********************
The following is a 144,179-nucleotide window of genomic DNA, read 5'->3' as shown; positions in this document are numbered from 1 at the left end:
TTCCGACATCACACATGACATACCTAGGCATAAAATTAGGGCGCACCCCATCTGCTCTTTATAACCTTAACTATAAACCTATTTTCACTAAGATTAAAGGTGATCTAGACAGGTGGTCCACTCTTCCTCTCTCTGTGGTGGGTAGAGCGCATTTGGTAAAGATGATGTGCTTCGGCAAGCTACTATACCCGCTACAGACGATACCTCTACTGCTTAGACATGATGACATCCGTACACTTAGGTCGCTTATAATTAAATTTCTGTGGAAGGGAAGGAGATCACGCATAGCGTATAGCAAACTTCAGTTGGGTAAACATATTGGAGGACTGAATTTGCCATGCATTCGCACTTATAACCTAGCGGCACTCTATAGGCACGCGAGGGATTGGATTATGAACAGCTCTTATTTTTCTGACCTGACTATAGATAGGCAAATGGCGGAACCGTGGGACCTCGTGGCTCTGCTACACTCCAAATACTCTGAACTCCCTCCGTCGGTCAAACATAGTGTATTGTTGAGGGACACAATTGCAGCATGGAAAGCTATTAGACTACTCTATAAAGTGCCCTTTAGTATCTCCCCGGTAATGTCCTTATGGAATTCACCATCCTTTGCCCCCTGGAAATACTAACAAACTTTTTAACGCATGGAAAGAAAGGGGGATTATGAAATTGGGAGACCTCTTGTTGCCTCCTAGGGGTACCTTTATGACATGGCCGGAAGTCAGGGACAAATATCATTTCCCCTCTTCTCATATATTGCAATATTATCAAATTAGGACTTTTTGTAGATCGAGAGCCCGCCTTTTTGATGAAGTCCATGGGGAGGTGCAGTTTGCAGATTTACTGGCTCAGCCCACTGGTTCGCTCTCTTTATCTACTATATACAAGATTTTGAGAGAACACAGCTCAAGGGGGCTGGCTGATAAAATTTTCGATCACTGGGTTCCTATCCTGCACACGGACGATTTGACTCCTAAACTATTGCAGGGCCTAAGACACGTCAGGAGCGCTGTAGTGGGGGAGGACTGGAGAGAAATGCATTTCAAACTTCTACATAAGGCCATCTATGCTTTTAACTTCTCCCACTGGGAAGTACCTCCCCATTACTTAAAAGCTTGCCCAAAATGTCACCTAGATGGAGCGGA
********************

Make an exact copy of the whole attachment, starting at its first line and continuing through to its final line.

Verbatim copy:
The following is a 144,179-nucleotide window of genomic DNA, read 5'->3' as shown; positions in this document are numbered from 1 at the left end:
TTCCGACATCACACATGACATACCTAGGCATAAAATTAGGGCGCACCCCATCTGCTCTTTATAACCTTAACTATAAACCTATTTTCACTAAGATTAAAGGTGATCTAGACAGGTGGTCCACTCTTCCTCTCTCTGTGGTGGGTAGAGCGCATTTGGTAAAGATGATGTGCTTCGGCAAGCTACTATACCCGCTACAGACGATACCTCTACTGCTTAGACATGATGACATCCGTACACTTAGGTCGCTTATAATTAAATTTCTGTGGAAGGGAAGGAGATCACGCATAGCGTATAGCAAACTTCAGTTGGGTAAACATATTGGAGGACTGAATTTGCCATGCATTCGCACTTATAACCTAGCGGCACTCTATAGGCACGCGAGGGATTGGATTATGAACAGCTCTTATTTTTCTGACCTGACTATAGATAGGCAAATGGCGGAACCGTGGGACCTCGTGGCTCTGCTACACTCCAAATACTCTGAACTCCCTCCGTCGGTCAAACATAGTGTATTGTTGAGGGACACAATTGCAGCATGGAAAGCTATTAGACTACTCTATAAAGTGCCCTTTAGTATCTCCCCGGTAATGTCCTTATGGAATTCACCATCCTTTGCCCCCTGGAAATACTAACAAACTTTTTAACGCATGGAAAGAAAGGGGGATTATGAAATTGGGAGACCTCTTGTTGCCTCCTAGGGGTACCTTTATGACATGGCCGGAAGTCAGGGACAAATATCATTTCCCCTCTTCTCATATATTGCAATATTATCAAATTAGGACTTTTTGTAGATCGAGAGCCCGCCTTTTTGATGAAGTCCATGGGGAGGTGCAGTTTGCAGATTTACTGGCTCAGCCCACTGGTTCGCTCTCTTTATCTACTATATACAAGATTTTGAGAGAACACAGCTCAAGGGGGCTGGCTGATAAAATTTTCGATCACTGGGTTCCTATCCTGCACACGGACGATTTGACTCCTAAACTATTGCAGGGCCTAAGACACGTCAGGAGCGCTGTAGTGGGGGAGGACTGGAGAGAAATGCATTTCAAACTTCTACATAAGGCCATCTATGCTTTTAACTTCTCCCACTGGGAAGTACCTCCCCATTACTTAAAAGCTTGCCCAAAATGTCACCTAGATGGAGCGGA